Nigerian authorities launch commission to look into tensions between the Army and Shi'ites members



    1454093731394.jpg By Mohammad Ibrahim
    Nigerian authorities launch commission to look into tensions between the Army and Shi'ites members

    Abuja, Jan 30:  The Nigerian Authorities  on Friday inaugurated  a Judicial Commission of Inquiry into the crisis between the Nigerian Army and members of Islamic Movement known as Shi'ites which occurred on 12-14 December 2015 in ancient city of Zaria Kaduna State North West part of the country.

      Hundreds of Shi'ites members were killed  by the soldiers when the shit'ites blocked the convoy of the country's chief of Army Staff, Lieutenant Yusuf Tukur Buratai from passing in front of their shrine in Zaria.  

    The soldiers mercilessly shot at the Shi'ites despite pleas to stop from the group. According to reports, the soldiers then proceeded to the residence of the shi'ites leaders Shaikh Ibraheem El-Zakzaki and arrested him, his wife before demolishing the house located at Gellesu.

    Three of his sons were also murdered on that day making six the total of his children killed by the soldiers in two  years.

    The Solders at different fora have denied using excessive force on the shi'ites which made the government to set up judicial of inquiry to ascertain the actual cause of the crisis.

    While, inaugurating 13 members of the committee led by Justice Mohammed Lawal Garba as Chairman,  Kaduna State  governor Nasir El-Rufai  said his administration was  determined to know the immediate causes of the Clashes.

    The Oslo Times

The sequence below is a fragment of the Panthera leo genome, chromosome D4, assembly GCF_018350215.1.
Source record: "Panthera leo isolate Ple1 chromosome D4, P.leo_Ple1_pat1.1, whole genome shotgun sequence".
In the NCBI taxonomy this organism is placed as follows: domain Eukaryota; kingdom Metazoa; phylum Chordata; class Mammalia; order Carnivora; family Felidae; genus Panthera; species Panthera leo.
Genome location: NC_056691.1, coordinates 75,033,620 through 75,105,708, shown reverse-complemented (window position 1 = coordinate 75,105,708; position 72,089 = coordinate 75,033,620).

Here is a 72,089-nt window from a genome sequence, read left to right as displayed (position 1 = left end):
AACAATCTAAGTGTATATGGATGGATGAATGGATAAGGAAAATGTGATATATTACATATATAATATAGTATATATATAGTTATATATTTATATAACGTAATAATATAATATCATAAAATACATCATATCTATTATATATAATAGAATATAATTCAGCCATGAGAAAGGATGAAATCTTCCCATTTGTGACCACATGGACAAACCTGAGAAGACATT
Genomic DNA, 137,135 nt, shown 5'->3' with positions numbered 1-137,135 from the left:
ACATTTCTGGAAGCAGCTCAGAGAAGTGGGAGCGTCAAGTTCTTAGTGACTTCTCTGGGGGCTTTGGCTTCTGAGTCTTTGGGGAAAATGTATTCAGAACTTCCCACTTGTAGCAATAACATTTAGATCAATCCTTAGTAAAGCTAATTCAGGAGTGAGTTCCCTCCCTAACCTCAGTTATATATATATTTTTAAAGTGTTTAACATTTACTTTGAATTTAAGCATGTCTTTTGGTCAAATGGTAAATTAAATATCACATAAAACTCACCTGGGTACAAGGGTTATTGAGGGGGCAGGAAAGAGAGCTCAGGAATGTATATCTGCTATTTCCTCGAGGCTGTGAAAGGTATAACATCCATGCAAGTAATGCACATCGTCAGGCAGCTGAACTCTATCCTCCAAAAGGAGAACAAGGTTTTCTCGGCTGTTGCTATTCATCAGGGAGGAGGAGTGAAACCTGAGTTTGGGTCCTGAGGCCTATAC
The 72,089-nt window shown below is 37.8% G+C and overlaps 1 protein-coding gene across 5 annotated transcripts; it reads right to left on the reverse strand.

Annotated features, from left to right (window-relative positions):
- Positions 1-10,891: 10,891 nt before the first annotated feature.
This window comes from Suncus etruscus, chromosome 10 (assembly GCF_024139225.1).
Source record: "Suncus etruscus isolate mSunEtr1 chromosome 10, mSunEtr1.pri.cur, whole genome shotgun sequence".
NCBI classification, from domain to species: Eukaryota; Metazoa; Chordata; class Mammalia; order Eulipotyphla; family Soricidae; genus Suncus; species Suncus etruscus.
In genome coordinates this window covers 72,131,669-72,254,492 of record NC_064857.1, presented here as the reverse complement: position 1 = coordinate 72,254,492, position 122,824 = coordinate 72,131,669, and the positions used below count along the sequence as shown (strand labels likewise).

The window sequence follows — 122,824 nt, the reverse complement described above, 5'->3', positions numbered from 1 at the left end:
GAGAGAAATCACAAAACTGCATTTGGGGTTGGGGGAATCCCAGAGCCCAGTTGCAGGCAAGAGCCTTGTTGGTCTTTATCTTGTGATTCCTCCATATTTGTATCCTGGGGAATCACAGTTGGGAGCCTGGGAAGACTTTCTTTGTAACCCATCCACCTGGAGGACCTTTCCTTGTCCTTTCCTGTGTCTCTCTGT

He also tasked them to investigate  the alleged influence of Foreign and domestic actors or their influence or instigation, that may have contributed to the incident or may lead to such incidents in  future and make recommendations thereto. ‬

    ‪Also part of their terms of reference are to ascertain the number of persons killed, wounded or missing during the Clashes.

    To identify actions and omissions of relevant persons, traditional and religious institutions, Federal and State actors and emergency response agencies before, during and after the Clashes.‬

    But the Shi'ites in a statement signed by their spokesperson Ibrahim Musa rejected the commission describing it as a commission of indictment.

    Their reasons for rejecting include that  Some identified members of the Commission have vested interests against the Movement in particular and the Shi’a in general. Thus, by Law, they are automatically disqualified from participating or serving in the Commission.

    That the  State Government has demonstrated bias and made pre-matured conclusions against the Movement even before setting up the Commission.

    That the Nigerian Army, ably represented in the Commission too, has vested interests with the level of serious and grievous allegations of massacre, illegal detention, rape, arson and willful destruction of properties against it.

    That the Movement is not represented in the membership of the Commission.

    The commission has six weeks to complite its assignment.

     
     

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